The digital ‘singularity’!

    (Nonetheless… where can I get my hands on some of those Dr. Seuss books cheap as I have a hankering for physical assets….well, I’m off to the local kiddie’s library to make some unauthorized withdrawals.)

    1. drumlin woodchuckles

      Adults looting childrens’ libraries for stealable copies of the banned Dr. Seuss books would be thieves stealing from the reading-time joy of children.

      If this is happening, the proper response would be to soak those books with poison ivy oil, or maybe a mixture of dimethylsulfoxide-and-ricin, and set them out as decoys for that sort of adult to pick up and steal.

  15. Steven Greenberg

    To me “value” is only what a buyer and seller agree on to make a trade. There is no such thing as intrinsic value. This becomes evident during a crisis. In such a situation we find oddities such as water being extremely valuable and gold having no value. Buying gold as a hedge against inflation is based on a long history of what people value in certain types of crises. That history may or may not be repeated in the next crisis. That’s why it is good to diversify.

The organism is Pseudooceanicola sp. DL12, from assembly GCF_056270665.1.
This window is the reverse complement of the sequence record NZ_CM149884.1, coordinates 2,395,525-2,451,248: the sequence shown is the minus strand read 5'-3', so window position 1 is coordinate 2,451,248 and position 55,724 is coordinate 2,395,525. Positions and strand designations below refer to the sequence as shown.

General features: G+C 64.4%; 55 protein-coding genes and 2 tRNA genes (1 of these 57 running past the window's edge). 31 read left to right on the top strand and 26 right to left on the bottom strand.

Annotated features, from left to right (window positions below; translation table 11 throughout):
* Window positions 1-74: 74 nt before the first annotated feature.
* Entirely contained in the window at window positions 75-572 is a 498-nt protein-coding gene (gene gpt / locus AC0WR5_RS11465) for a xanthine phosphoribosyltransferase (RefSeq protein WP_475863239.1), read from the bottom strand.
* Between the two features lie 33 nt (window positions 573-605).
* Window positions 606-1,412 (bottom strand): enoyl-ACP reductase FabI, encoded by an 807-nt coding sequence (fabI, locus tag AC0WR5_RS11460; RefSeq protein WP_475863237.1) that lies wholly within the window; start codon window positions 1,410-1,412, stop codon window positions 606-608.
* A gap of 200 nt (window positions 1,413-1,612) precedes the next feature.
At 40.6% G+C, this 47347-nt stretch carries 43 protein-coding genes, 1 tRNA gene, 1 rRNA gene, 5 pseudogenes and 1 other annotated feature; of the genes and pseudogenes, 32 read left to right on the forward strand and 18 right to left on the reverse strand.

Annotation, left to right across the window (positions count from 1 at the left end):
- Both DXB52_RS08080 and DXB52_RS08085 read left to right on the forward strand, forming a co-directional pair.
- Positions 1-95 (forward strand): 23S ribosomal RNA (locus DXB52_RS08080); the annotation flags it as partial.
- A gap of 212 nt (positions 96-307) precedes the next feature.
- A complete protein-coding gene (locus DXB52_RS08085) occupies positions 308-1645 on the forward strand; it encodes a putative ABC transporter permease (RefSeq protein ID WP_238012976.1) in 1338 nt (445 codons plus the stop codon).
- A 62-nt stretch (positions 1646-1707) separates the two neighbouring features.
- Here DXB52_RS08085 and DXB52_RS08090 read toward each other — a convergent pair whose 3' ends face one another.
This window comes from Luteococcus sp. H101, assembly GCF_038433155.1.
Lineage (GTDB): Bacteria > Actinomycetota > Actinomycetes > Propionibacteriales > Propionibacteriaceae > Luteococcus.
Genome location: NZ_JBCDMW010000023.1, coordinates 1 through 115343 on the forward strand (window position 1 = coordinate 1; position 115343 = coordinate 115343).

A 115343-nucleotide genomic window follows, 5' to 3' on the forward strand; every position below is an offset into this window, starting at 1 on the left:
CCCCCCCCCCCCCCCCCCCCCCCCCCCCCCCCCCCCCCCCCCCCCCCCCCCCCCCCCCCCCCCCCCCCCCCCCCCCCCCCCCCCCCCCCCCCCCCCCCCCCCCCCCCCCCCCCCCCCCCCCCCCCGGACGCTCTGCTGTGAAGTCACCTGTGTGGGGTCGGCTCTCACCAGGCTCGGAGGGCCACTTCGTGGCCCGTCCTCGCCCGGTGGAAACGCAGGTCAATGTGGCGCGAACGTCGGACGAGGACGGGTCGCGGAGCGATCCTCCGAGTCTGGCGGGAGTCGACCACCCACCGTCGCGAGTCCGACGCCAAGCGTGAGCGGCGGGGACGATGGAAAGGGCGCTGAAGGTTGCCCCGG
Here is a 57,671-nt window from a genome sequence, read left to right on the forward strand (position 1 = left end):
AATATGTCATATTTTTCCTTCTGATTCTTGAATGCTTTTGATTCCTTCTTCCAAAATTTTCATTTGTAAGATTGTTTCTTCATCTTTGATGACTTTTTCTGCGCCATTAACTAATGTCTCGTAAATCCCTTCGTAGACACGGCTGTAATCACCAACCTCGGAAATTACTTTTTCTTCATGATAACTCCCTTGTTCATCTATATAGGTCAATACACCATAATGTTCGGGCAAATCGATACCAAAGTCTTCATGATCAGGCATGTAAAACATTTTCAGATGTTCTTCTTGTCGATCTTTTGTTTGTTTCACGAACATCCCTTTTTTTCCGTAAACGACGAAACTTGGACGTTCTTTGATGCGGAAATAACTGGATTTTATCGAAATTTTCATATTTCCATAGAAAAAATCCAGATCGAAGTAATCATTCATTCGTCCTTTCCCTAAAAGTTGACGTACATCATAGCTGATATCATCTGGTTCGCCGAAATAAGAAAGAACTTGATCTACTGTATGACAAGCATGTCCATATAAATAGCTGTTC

1. drumlin woodchuckles

      A situation like that would be a fine time for a beloved local warlord, sitting astride a refugee/escapee transit route, to offer to sell water for gold.

      ” You want water? Here is a bucket. See the bucket? Put all the gold you have in this bucket, and all the diamonds too, and I will give you a this-bucket-full of water.”

      And divide the gold equally between yourself and all of your armed supporters.

  16. Zephyrum

    BTC is easier to acquire than Au.
    BTC is easier to use for transactions, though like gold you still usually have to exchange with currency.
    (but BTC is still terrible compared to modern payments systems)